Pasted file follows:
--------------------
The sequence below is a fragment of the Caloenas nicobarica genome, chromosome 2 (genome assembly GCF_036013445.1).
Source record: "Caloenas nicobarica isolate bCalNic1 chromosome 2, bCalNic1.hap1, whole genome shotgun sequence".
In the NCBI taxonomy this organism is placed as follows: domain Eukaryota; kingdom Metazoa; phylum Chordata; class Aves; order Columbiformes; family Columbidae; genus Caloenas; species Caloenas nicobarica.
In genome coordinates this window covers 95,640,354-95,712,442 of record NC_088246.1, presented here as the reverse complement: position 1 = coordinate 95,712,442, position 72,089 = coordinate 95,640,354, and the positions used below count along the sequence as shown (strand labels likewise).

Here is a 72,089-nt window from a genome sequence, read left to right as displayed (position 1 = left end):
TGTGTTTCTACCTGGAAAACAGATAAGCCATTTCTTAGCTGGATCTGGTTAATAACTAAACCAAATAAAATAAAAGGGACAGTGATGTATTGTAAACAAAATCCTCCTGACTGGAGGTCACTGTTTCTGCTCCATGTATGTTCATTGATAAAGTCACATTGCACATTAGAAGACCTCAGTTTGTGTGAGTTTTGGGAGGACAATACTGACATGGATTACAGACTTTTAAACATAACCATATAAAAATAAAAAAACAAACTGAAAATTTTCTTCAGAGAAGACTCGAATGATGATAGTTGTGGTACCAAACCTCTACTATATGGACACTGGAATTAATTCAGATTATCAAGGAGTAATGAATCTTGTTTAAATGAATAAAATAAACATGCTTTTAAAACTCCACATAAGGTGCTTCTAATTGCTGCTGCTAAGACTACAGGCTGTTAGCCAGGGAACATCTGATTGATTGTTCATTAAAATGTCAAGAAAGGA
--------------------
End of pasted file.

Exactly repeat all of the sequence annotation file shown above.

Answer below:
The sequence below is a fragment of the Caloenas nicobarica genome, chromosome 2 (genome assembly GCF_036013445.1).
Source record: "Caloenas nicobarica isolate bCalNic1 chromosome 2, bCalNic1.hap1, whole genome shotgun sequence".
In the NCBI taxonomy this organism is placed as follows: domain Eukaryota; kingdom Metazoa; phylum Chordata; class Aves; order Columbiformes; family Columbidae; genus Caloenas; species Caloenas nicobarica.
In genome coordinates this window covers 95,640,354-95,712,442 of record NC_088246.1, presented here as the reverse complement: position 1 = coordinate 95,712,442, position 72,089 = coordinate 95,640,354, and the positions used below count along the sequence as shown (strand labels likewise).

Here is a 72,089-nt window from a genome sequence, read left to right as displayed (position 1 = left end):
TGTGTTTCTACCTGGAAAACAGATAAGCCATTTCTTAGCTGGATCTGGTTAATAACTAAACCAAATAAAATAAAAGGGACAGTGATGTATTGTAAACAAAATCCTCCTGACTGGAGGTCACTGTTTCTGCTCCATGTATGTTCATTGATAAAGTCACATTGCACATTAGAAGACCTCAGTTTGTGTGAGTTTTGGGAGGACAATACTGACATGGATTACAGACTTTTAAACATAACCATATAAAAATAAAAAAACAAACTGAAAATTTTCTTCAGAGAAGACTCGAATGATGATAGTTGTGGTACCAAACCTCTACTATATGGACACTGGAATTAATTCAGATTATCAAGGAGTAATGAATCTTGTTTAAATGAATAAAATAAACATGCTTTTAAAACTCCACATAAGGTGCTTCTAATTGCTGCTGCTAAGACTACAGGCTGTTAGCCAGGGAACATCTGATTGATTGTTCATTAAAATGTCAAGAAAGGA